I’m pretty sure we’ve seen this story before, but here it is again anyway.
According to a study commissioned by the Texas Transportation Commission, during the next 20 years, more than $300 billion in 2009 dollars needs to be invested in Texas roads and freeways just to keep commute times from worsening.
Adjust that figure for expected inflation and the cost balloons to $488 billion. The gasoline tax, which provides most of the funding for road construction and maintenance, is only expected to provide $160 billion in revenue during the same period.
California, long maligned as the golden state of governmental malaise, has embarked on a different path. In 2008, California voters approved $10 billion in bonds as a down payment on a $40 billion high-speed rail system that will link San Diego to Los Angeles and Los Angeles to San Francisco and Sacramento via the Central Valley.
Regional transportation authorities have committed about $20 billion to dramatically expand mass transit systems in the San Francisco Bay Area and Los Angeles, as well as an additional $27 billion to pay for operating the transit systems and improving road maintenance.
All told, the California’s state government and major urban areas will spend more than $80 billion in the next 20 years to transform and expand its transportation infrastructure in a bid to handle the new demand.
I’m pretty sure the TTC study cited in this story is one that was heavily criticized for overstating the funding gap by counting every TxDOT wish list project as a need, but I’m not having any luck searching through the archives right now. Regardless, everyone agrees that there is a gap, that the gas tax is a woefully inadequate revenue source right now, and that Texas would have gotten a lot more federal stimulus dollars for high speed rail if it had had anything resembling a plan for rail. None of this is expected to change any time soon.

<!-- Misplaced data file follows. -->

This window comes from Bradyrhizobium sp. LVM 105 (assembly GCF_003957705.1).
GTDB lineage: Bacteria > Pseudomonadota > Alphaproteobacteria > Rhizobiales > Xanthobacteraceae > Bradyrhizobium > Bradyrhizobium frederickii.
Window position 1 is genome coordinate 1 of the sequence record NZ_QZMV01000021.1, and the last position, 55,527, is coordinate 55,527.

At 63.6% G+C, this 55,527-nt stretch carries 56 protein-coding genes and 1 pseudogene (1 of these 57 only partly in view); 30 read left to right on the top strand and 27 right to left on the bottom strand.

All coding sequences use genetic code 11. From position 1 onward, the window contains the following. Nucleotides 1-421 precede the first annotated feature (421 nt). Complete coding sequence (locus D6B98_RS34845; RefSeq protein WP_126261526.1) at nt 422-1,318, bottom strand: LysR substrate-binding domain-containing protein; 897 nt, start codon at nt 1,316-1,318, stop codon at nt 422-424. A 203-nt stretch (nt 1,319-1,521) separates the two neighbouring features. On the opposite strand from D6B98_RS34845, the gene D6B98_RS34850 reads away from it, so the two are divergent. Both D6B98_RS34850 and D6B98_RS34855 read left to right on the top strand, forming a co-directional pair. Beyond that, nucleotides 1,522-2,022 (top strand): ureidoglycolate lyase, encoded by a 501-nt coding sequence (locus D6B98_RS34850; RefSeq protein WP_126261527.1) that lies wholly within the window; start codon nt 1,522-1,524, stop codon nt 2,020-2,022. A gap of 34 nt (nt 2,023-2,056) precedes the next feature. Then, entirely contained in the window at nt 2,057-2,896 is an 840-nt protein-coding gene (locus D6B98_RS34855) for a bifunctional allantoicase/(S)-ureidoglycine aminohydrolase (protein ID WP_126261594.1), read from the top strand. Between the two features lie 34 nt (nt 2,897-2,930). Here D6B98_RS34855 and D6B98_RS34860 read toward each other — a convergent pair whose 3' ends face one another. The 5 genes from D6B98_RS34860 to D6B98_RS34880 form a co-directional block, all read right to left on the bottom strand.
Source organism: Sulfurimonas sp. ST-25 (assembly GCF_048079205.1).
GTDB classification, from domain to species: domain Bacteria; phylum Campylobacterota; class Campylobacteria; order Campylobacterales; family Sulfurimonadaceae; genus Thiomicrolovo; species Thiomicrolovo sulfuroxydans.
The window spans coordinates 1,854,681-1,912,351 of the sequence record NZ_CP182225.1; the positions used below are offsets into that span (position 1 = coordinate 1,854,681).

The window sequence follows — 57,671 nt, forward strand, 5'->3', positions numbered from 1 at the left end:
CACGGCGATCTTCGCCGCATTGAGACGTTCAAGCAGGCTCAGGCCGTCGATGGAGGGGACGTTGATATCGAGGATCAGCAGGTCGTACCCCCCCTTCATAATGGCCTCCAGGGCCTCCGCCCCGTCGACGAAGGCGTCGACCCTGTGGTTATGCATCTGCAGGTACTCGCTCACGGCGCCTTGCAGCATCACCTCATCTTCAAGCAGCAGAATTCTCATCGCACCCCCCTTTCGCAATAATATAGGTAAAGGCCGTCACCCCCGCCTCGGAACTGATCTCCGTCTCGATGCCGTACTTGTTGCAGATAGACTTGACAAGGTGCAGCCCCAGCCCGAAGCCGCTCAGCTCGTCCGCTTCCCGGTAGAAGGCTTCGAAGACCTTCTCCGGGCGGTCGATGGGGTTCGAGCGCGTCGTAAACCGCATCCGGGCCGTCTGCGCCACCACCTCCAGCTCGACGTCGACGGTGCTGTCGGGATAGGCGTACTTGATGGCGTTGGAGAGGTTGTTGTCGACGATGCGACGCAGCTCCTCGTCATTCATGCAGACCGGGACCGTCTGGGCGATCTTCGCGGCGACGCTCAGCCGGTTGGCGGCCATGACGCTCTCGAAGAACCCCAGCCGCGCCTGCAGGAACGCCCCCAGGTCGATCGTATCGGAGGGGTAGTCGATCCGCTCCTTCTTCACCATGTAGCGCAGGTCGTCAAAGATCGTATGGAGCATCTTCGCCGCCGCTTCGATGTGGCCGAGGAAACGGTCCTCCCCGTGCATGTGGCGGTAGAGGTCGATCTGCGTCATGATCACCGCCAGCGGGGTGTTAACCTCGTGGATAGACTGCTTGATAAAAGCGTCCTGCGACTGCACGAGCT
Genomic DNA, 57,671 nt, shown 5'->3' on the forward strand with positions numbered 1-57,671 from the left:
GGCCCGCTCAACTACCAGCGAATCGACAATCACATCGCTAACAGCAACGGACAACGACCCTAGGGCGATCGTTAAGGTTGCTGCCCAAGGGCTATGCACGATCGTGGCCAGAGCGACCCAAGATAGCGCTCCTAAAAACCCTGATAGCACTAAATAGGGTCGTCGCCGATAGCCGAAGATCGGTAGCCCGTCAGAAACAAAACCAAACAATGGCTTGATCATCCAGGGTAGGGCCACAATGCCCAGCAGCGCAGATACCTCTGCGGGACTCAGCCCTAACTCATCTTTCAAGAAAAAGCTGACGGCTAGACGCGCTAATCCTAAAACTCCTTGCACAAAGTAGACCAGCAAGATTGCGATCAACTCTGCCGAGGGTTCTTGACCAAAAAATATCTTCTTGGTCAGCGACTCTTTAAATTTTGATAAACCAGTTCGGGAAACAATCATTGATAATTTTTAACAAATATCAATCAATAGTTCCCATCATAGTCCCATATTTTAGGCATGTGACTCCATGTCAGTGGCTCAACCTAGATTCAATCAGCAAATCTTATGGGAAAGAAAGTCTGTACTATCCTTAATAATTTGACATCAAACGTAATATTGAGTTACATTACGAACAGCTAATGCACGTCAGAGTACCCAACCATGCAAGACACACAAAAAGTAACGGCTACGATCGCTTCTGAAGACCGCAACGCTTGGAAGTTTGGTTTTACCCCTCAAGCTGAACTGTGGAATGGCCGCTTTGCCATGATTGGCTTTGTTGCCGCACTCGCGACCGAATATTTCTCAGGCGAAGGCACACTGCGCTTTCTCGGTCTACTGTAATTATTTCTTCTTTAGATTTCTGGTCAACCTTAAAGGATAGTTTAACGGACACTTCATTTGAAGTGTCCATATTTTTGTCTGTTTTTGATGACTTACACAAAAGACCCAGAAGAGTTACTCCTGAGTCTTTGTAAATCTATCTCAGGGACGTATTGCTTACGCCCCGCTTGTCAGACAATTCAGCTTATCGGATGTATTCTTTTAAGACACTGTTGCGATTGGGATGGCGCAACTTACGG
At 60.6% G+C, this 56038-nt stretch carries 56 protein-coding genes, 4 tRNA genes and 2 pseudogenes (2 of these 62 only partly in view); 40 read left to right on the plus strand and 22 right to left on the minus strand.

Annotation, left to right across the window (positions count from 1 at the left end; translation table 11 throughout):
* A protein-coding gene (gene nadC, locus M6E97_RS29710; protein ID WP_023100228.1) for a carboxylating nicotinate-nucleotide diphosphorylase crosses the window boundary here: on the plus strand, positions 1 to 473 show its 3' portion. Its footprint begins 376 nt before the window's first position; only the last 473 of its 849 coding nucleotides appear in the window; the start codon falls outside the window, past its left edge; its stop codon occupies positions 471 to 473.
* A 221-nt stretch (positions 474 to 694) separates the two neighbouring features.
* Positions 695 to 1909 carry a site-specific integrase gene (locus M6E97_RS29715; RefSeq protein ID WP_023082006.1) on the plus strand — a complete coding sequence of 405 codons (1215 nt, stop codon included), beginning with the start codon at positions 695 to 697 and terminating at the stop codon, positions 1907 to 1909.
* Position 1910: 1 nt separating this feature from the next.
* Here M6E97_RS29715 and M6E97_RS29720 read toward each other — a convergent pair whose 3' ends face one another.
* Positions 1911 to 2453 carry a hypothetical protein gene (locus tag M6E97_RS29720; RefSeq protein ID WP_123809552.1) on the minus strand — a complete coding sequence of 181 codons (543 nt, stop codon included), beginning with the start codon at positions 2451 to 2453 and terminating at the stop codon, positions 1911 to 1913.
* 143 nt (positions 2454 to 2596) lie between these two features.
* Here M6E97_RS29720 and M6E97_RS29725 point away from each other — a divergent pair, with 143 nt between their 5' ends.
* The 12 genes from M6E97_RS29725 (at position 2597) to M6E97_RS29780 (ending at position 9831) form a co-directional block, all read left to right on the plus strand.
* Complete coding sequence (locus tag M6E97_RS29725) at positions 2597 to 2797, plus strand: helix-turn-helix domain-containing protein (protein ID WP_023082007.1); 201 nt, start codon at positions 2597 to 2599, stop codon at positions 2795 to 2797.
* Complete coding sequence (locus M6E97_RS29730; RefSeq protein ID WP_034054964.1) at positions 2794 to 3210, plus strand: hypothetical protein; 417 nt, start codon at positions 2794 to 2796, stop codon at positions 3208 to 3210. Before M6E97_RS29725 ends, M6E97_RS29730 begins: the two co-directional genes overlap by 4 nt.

And we may have the chance to miss out on a lot more high speed rail funding in the future.
President Barack Obama is calling for a six-year, $53 billion spending plan for high-speed rail, as he seeks to use infrastructure spending to jumpstart job creation.
An initial $8 billion in spending will be part of the budget plan Obama is set to release Monday. If Congress approves the plan, the money would go toward developing or improving trains that travel up to 250 miles per hour, and connecting existing rail lines to new projects. The White House wouldn’t say where the money for the rest of the program would come from, though it’s likely Obama would seek funding in future budgets or transportation bills.
Obama’s call for increased spending on high-speed rail projects is nothing new. He’s long seen the sector as an area of opportunity for creating jobs and improving the nation’s transportation system. His administration awarded $10 billion in federal grants for high-speed rail projects last year, including $2.3 billion for California to begin work on an 800-mile-long, high-speed rail line tying Sacramento and the San Francisco Bay area to Los Angeles and San Diego; and $1.25 billion to Florida to build a rail line connecting Tampa on the West Coast with Orlando in the middle of the state, eventually going south to Miami.
Won’t it be fun watching all that money go to other states? Assuming Republicans in Congress don’t succeed in wiping it all out firrst, of course.